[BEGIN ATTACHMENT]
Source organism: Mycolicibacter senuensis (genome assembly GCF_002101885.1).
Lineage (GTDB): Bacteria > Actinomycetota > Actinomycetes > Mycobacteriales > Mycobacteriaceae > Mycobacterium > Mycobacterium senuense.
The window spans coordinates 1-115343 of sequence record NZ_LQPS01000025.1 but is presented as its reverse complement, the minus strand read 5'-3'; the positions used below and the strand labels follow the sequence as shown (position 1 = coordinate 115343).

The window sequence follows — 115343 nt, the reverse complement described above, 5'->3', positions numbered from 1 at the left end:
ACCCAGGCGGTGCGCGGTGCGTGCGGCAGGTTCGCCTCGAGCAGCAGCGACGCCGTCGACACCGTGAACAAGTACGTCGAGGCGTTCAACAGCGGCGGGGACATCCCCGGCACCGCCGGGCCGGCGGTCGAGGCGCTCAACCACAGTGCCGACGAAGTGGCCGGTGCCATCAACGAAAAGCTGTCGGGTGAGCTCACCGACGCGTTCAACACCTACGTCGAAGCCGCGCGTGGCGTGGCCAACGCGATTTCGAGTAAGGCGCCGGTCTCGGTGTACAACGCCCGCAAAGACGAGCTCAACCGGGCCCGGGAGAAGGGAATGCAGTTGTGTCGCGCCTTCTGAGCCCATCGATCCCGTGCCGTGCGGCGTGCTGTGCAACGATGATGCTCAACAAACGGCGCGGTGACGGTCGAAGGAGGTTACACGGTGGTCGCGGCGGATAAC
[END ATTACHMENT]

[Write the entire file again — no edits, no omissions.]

Source organism: Mycolicibacter senuensis (genome assembly GCF_002101885.1).
Lineage (GTDB): Bacteria > Actinomycetota > Actinomycetes > Mycobacteriales > Mycobacteriaceae > Mycobacterium > Mycobacterium senuense.
The window spans coordinates 1-115343 of sequence record NZ_LQPS01000025.1 but is presented as its reverse complement, the minus strand read 5'-3'; the positions used below and the strand labels follow the sequence as shown (position 1 = coordinate 115343).

The window sequence follows — 115343 nt, the reverse complement described above, 5'->3', positions numbered from 1 at the left end:
ACCCAGGCGGTGCGCGGTGCGTGCGGCAGGTTCGCCTCGAGCAGCAGCGACGCCGTCGACACCGTGAACAAGTACGTCGAGGCGTTCAACAGCGGCGGGGACATCCCCGGCACCGCCGGGCCGGCGGTCGAGGCGCTCAACCACAGTGCCGACGAAGTGGCCGGTGCCATCAACGAAAAGCTGTCGGGTGAGCTCACCGACGCGTTCAACACCTACGTCGAAGCCGCGCGTGGCGTGGCCAACGCGATTTCGAGTAAGGCGCCGGTCTCGGTGTACAACGCCCGCAAAGACGAGCTCAACCGGGCCCGGGAGAAGGGAATGCAGTTGTGTCGCGCCTTCTGAGCCCATCGATCCCGTGCCGTGCGGCGTGCTGTGCAACGATGATGCTCAACAAACGGCGCGGTGACGGTCGAAGGAGGTTACACGGTGGTCGCGGCGGATAAC